In Japan, they boil eggs in a volcano. Because volcanic eggs over green eggs n ham, right?
Boiled eggs confound me. Maybe its because I missed out on the cooking gene, but every time I’ve tried to boil an egg it has always turned out orange for some reason. In an only somewhat-related note, if you have never had a boiled egg with soy sauce, you are missing out on one of life’s greatest delicacies (I can thank my half Asian heritage for knowing this gem of culinary wisdom).
Speaking of delicacies, in Japan, they eat black eggs boiled in a volcano. Owakudani, AKA the ‘Great Boiling Valley’ is a big 3,000 year-old volcanic caldera that originally formed when Mount Hakone erupted. The explosion was so powerful that there are still active boiling pools of water and huge vents that expel steam and volcanic fumes. Every year, tourists flock to the area to eat the mystical black boiled volcanic eggs called ‘Kuro Tamango.’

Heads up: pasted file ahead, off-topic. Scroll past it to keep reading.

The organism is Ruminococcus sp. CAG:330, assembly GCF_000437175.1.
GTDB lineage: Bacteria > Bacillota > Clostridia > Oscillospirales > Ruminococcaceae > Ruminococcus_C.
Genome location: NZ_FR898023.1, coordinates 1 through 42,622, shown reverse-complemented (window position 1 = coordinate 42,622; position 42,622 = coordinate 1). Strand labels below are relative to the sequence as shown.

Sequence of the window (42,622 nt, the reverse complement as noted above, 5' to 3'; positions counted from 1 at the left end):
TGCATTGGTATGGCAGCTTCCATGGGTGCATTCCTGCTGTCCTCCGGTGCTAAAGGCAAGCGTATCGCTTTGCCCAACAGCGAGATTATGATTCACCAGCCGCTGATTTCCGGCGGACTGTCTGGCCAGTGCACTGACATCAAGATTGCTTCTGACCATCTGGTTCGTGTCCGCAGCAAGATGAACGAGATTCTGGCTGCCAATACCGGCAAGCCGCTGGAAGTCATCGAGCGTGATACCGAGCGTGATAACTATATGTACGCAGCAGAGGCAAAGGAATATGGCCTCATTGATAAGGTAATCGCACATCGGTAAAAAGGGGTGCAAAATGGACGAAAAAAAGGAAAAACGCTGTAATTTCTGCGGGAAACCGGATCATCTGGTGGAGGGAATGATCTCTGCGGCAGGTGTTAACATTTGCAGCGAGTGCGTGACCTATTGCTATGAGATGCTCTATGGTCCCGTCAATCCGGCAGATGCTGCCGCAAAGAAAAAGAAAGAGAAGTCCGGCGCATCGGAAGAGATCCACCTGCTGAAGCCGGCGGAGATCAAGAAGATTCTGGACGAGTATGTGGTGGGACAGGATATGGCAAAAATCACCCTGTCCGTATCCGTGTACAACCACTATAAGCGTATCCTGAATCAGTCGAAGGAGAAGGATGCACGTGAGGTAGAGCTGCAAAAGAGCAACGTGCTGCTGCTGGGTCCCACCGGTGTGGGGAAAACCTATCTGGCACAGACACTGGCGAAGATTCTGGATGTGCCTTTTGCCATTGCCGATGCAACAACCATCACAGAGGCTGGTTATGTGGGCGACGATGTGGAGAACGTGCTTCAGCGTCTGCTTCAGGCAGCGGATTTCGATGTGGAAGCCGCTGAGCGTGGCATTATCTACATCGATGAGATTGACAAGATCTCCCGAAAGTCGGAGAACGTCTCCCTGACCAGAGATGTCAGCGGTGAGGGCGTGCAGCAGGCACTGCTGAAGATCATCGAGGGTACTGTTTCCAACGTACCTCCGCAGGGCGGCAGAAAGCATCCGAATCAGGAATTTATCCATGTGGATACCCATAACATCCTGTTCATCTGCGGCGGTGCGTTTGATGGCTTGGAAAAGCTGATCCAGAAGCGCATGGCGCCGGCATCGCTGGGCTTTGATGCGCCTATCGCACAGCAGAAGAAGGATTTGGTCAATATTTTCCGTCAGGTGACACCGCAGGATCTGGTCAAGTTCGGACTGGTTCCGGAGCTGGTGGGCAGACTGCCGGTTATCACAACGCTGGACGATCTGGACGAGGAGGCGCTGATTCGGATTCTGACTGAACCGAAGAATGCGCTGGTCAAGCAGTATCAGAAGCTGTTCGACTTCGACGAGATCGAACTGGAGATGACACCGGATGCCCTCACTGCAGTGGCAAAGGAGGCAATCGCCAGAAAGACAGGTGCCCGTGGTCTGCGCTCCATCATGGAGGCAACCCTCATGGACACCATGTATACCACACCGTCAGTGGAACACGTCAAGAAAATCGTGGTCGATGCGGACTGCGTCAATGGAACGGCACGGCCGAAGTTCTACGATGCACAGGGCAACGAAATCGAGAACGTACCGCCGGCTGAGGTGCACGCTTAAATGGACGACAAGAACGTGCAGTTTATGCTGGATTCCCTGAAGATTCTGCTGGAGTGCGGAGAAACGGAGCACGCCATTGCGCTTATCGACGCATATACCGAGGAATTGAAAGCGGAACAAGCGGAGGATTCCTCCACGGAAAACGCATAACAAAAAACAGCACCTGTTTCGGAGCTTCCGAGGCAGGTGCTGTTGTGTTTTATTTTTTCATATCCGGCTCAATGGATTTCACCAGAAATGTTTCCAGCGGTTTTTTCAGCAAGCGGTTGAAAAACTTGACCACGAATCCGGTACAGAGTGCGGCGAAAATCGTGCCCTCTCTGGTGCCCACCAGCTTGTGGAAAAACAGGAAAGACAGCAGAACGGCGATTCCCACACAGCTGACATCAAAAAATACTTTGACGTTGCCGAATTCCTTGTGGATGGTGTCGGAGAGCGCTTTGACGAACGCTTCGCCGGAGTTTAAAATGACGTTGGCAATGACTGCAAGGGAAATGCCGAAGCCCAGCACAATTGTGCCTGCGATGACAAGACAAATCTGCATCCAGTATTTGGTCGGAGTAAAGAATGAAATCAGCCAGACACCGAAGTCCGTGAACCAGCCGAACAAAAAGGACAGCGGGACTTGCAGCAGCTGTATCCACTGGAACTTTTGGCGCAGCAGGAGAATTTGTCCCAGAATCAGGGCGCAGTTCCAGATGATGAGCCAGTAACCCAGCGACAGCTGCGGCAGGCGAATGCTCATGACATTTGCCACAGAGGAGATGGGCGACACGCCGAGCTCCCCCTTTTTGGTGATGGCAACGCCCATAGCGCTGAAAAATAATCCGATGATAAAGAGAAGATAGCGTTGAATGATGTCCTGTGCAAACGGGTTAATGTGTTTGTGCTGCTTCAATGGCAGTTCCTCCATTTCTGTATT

READ MORE: Eggs Boiled in Human Urine = Good Eats in China
Technically the eggs are just regular ole’ chicken eggs, but the strange black color comes from boiling them in sulfur-rich hot water pools. The sulfur reacts with the eggshells, turning them black and giving them a sulfur-like flavor and odor. Because volcanic eggs are the new whiskey, says the foodie movement.
Legend has it that eating a black boiled egg from the waters of Owakudani can prolong a person’s life by seven years. If eating strange foods from foreign lands, or adding a few extra years to your life sounds like something you are into, these black volcanic eggs may need to make their way onto your breakfast plate right next to the fruit salad and toast.
[ via ]
Leave a Comment